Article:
Nestled between the emcee’s yin and yang, some truly hilarious bars like, “I ain't gon' cap, you gon' smell Percs and lean when I fart,” on “Shootout @ My Crib” almost slip by. The lack of pause in his flow or emphasis on the joke mean the bars never land like a true punchline, but come frequently enough that humor is folded into the project as one of its most memorable qualities. 

Stand-Out Songs

“oh my love” by FKA twigs

 The majesty of “oh my love” is in the lively dance between FKA twigs’ airy vocals and production that winds and whirls its way around every line, following the contours of her energy. Vocals wispy, production subtle, the song starts with a gentle drift through the headphones. twigs follows up the confession of an unreciprocated relationship by slowly building the confidence to revert from mourning to the confident demeanor she finds in song. “I can be with anyone,” she twirls into a beat that gives her the floor yet flourishes around her every move. The confidence doesn’t quite cover the sting of longing, but lets on that she’s not one to dwell.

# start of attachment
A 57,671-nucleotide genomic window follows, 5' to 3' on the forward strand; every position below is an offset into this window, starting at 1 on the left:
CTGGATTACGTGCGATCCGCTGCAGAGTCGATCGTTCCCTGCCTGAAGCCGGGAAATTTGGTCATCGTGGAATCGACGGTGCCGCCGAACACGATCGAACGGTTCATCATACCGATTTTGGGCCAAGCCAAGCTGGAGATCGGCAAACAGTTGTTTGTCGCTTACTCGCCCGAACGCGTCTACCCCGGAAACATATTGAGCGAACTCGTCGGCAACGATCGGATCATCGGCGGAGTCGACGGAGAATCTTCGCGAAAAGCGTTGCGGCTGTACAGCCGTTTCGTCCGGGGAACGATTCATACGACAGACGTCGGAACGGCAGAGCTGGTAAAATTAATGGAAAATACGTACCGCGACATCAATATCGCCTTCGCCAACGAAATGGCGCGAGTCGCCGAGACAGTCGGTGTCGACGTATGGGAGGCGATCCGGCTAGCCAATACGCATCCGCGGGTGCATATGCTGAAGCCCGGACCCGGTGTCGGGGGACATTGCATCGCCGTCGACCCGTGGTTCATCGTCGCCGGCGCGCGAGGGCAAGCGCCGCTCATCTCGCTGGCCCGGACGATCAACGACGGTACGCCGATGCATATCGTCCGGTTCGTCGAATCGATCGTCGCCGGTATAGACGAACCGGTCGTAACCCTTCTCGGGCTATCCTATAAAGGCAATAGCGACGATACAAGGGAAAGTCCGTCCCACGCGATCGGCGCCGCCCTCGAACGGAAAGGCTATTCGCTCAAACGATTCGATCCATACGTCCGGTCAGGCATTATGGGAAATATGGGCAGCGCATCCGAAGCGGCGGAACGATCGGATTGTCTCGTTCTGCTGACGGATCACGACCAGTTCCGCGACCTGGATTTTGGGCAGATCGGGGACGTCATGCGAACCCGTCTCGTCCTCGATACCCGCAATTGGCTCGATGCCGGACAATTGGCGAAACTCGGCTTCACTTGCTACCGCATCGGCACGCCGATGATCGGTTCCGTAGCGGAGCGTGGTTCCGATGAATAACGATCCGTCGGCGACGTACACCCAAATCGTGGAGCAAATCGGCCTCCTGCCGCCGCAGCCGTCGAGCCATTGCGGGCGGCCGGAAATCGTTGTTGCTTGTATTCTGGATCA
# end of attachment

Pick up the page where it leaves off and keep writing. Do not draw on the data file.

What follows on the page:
“Horrors” by STL GLD 

In collaboration with the Boston Symphony Orchestra, “Horrors” is emblematic of the weighty creativity of STL GLD. The band combines elements of hip hop, punk rock and cinematic orchestra that earned them Live Artist of the Year at the 2018 Boston Music Awards. This song, in particular, stands out from the 2019 album, The New Normal (a pre-COVID title), for the way the emcee Moe Pope’s steady flow dances on the live multi-instrumental recording. Pope raps about the horror-like flashes of life under the rule of an uncaring institution from both his perspective and the stories of the community. There’s an edge to each bar that contrasts the pleasant production in the best way. 

I recently interviewed Pope and STL GLD producer The Arcitype for a feature on Boston’s local hip-hop scene. Check that out here.

“The Last Goodbye” by ODESZA Ft. Bettye LaVette

I’m a not-so-secret house music fanatic, and there are few albums I’m looking forward to more this year than the upcoming ODESZA album. They got the ball rolling for the release early on with this upbeat and danceable single. The track starts in a familiar way with a set of lofty vocals given the floor by the light touch of airy production. From there, the vocal lines repeat across shifting beat drops. “Let me down easy,” sings Bettye LaVette as the line reverberates across bass-heavy-house, energetic funk riffs, and a changing soundscape that’s most at home under the lights and lasers of a festival-headlining stage. 

Follow along as I build my “Spring 2022” playlist